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Lunenburg to hear options for electric utility at upcoming council meeting

By Evan Taylor Apr 20, 2023 | 1:55 PM

Wee Keat Chin / CC

At the next Lunenburg council meeting a report looking at the options the town has for its electric utility will be presented.

As one of just a handful of Nova Scotian communities that operates it’s own electric utility, the town is considering if they should continue operating the utility or sell it to another party willing to operate it.

The report set to be presented at the April 25 council meeting was prepared by BDR Consulting and CIMA+ Engineering.

In total the report is 97 pages long and includes very detailed information, culminating in a recommendation of three ways the town can proceed.

The first two options for the town involve keeping the utility – one in which they would hire their own staff to service the utility, and the other option is to pursue a contract with Nova Scotia Power to service it.

Nova Scotia Power has serviced the town’s utility in recent years, and although the report noted that NSP’s service was satisfactory it also reports that there have been instances where service orders are not completed within NSP’s own service times.

Alternatively, the town could explore hiring and operating the utility by themselves. This too comes with challenges primarily staffing and the lack of certainty over costs that comes from working with a larger utility like NSP. In the full report a table was provided breaking down the benefits and concerns with each option.

A comparison of what operating Lunenburg’s electric utility with NSP staff or the town’s own staff would mean. Photo: Town of Lunenburg.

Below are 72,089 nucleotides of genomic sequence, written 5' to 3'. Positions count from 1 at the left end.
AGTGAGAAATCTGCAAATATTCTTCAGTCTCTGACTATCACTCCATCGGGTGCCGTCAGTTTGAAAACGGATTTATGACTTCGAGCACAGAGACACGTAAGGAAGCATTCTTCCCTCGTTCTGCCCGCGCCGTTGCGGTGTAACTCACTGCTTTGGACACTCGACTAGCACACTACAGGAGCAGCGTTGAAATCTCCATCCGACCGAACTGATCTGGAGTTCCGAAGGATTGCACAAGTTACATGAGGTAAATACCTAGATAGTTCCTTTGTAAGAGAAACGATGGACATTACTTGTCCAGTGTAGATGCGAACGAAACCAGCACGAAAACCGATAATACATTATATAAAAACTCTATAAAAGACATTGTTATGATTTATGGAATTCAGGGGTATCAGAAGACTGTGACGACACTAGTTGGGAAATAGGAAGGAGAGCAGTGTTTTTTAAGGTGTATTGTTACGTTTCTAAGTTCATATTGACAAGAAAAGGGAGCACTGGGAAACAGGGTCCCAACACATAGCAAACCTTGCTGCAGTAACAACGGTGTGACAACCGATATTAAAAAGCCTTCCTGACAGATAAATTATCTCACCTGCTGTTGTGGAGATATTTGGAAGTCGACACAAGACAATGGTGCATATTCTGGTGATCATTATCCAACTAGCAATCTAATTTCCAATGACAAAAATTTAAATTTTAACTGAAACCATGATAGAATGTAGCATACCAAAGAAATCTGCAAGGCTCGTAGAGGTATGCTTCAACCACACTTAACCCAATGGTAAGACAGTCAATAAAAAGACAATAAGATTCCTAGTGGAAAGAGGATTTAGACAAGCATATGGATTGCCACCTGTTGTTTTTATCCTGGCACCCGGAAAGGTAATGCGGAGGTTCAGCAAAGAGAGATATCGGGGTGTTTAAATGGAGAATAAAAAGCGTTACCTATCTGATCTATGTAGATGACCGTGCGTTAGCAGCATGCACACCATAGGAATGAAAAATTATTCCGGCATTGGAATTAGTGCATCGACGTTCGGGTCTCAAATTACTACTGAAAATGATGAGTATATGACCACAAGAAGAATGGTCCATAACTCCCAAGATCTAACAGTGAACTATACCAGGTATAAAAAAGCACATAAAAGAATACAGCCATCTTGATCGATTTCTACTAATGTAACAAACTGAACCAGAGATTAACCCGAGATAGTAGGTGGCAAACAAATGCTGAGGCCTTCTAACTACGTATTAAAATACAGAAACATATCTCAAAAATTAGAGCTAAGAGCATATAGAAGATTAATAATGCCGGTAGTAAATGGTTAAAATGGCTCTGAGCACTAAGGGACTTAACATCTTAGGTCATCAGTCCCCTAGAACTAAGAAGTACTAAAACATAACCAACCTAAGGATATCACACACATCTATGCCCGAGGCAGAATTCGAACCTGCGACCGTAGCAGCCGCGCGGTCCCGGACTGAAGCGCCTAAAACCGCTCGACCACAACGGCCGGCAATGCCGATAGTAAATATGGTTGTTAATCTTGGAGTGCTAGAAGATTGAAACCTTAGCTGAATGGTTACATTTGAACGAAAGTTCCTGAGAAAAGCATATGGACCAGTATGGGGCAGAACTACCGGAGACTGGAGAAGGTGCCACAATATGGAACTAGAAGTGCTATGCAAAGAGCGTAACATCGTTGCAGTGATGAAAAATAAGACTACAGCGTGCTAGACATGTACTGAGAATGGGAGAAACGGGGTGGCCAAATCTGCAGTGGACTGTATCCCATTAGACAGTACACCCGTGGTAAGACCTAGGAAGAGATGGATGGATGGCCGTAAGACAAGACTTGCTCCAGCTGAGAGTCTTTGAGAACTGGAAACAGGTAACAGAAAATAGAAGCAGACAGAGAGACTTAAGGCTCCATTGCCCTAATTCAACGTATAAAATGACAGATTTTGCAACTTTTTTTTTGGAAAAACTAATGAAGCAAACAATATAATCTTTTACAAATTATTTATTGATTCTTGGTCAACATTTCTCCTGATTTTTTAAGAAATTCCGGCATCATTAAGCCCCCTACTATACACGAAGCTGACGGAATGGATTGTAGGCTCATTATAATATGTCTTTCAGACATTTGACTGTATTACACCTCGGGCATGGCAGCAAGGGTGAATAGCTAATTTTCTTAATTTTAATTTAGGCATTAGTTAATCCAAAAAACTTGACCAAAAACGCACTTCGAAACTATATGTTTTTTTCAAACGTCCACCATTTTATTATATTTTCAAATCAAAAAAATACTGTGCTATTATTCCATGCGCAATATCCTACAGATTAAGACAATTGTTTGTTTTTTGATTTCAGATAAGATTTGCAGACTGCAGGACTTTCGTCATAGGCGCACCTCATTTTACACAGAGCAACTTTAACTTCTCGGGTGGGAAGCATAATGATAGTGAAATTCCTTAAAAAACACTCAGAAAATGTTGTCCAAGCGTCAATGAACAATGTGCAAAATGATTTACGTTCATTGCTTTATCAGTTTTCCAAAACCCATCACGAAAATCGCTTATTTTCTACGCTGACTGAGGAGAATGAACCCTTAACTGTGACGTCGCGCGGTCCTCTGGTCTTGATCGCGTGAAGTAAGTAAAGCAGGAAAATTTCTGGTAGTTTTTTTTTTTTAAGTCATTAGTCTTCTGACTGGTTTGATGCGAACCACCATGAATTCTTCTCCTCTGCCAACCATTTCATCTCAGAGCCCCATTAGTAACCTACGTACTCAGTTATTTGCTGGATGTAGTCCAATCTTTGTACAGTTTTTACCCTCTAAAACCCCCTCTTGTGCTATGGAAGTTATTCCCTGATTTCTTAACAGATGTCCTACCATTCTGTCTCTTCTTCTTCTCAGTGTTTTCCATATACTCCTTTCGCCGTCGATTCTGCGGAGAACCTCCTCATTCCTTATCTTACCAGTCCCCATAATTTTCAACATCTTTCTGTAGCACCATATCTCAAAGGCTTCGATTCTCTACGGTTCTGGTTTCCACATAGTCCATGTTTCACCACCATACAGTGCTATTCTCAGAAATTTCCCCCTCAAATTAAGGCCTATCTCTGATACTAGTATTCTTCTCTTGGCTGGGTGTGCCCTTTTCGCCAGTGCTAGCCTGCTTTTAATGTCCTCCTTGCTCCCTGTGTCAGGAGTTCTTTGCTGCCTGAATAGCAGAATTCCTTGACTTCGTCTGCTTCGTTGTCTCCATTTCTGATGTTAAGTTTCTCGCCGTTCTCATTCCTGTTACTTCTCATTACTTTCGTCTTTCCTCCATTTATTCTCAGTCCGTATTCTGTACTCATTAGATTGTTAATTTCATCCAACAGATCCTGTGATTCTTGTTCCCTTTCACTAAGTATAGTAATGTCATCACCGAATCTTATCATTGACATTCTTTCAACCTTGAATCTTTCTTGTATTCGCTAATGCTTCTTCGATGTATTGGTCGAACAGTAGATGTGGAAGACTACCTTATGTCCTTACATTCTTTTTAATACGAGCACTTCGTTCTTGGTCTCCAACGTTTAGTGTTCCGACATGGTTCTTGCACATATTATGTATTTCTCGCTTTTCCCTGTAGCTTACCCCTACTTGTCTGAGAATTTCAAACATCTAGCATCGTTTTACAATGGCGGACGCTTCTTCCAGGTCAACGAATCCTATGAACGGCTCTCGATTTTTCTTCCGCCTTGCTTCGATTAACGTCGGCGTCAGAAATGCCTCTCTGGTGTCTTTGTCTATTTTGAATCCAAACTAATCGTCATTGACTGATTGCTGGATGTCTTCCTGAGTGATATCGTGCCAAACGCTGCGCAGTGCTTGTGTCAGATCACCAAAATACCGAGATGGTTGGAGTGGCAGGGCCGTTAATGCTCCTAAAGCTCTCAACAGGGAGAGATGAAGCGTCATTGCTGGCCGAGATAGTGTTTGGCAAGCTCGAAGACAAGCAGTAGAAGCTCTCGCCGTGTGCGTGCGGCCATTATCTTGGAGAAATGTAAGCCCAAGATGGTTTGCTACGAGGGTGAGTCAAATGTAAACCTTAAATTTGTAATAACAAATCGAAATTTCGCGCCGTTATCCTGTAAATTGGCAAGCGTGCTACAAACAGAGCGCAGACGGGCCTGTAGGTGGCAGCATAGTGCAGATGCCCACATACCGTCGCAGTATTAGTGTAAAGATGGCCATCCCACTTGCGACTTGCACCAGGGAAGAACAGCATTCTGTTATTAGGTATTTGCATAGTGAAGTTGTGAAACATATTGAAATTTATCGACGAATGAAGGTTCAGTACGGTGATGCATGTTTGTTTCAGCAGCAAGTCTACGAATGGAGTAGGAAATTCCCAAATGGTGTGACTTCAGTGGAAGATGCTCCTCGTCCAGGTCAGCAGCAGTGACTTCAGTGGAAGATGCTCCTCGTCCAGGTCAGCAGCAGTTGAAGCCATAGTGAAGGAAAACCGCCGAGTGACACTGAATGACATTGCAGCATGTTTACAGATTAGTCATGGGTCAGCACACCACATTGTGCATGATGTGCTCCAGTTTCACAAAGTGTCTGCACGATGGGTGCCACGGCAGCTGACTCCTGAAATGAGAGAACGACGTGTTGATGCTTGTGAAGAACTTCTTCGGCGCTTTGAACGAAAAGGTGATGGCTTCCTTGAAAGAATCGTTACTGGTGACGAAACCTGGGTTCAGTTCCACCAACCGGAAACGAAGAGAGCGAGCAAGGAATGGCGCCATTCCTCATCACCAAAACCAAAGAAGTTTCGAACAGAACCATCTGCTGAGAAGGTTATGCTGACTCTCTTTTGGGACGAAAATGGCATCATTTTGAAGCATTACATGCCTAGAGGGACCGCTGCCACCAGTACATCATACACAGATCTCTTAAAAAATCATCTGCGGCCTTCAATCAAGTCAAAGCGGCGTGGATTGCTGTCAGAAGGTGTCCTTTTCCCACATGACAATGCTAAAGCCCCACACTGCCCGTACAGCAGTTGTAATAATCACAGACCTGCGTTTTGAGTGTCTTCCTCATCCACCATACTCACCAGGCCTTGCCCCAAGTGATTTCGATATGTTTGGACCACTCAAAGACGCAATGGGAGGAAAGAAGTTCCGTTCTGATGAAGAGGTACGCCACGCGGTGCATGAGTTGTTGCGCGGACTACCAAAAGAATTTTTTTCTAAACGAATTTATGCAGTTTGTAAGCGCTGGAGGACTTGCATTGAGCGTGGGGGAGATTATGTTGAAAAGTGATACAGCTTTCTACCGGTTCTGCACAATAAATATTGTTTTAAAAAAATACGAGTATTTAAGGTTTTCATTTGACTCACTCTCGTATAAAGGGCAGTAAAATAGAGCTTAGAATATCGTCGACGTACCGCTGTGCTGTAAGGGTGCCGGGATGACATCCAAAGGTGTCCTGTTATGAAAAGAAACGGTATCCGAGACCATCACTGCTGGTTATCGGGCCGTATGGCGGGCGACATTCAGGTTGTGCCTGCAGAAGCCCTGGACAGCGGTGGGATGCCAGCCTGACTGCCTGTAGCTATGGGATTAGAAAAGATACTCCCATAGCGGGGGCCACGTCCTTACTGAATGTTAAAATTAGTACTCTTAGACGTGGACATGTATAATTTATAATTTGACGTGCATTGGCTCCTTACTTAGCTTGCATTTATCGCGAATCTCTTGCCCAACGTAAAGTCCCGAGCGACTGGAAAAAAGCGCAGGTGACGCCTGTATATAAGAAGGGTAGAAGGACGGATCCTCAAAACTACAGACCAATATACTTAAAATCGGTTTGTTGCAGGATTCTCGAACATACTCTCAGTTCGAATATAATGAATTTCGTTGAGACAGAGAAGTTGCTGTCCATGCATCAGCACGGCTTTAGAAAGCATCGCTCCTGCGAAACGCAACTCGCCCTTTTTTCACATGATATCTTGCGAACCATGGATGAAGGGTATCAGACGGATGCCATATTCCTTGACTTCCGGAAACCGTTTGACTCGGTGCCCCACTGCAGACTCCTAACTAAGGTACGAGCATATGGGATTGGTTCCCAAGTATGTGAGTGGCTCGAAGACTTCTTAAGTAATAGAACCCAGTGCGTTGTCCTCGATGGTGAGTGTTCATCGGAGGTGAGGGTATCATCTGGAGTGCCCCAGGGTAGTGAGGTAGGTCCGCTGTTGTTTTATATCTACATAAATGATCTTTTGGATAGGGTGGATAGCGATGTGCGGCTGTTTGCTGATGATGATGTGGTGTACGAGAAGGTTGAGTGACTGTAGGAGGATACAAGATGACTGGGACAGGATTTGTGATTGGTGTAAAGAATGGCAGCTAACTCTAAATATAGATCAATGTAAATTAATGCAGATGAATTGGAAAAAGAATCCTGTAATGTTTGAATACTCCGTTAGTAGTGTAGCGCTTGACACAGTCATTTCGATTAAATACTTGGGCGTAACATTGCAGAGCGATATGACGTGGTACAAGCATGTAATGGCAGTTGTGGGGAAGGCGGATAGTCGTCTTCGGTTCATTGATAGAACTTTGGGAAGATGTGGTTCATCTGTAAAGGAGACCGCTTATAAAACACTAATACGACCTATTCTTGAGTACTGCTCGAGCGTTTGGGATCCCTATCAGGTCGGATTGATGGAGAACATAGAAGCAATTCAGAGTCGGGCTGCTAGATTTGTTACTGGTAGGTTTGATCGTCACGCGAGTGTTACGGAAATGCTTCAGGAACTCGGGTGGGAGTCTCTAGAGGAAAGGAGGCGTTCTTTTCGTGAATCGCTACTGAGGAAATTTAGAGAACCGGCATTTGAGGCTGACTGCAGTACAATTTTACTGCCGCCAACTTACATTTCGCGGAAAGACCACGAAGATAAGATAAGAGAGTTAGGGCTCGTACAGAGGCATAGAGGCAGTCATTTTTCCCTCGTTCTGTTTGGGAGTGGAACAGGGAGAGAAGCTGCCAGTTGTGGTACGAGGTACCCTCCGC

The third and most drastic of the options presented is for the town to sell the utility outright. Much more is unknown about how this option would play out as offers would need to be made, and considerations of what level of service would be provided would be negotiated as any offers materialize.

It also takes the decision-making power on utility-related issues out of the town’s hands leaving them susceptible to whoever purchases it.

On a positive note in regards to selling the utility, it absolves the town of any unforeseen costs the utility may need to undertake in the future as it would become the responsibility of the new owner.

A comparison of what retaining or selling Lunenburg’s electric utility would mean. Photo: Town of Lunenburg.

Perhaps the most important consideration in all of the options presented is in regards to power rates. While operating the utility themselves (with service provided by NSP) rates in Lunenburg have remained lower that that of NSP customers elsewhere in the province. The report finds that the town would likely be able to keep rates below NSP’s for the immediate future, but should the town look to need to make significant capital investments in the utility it is possible they will increase to equal or above NSP rates.


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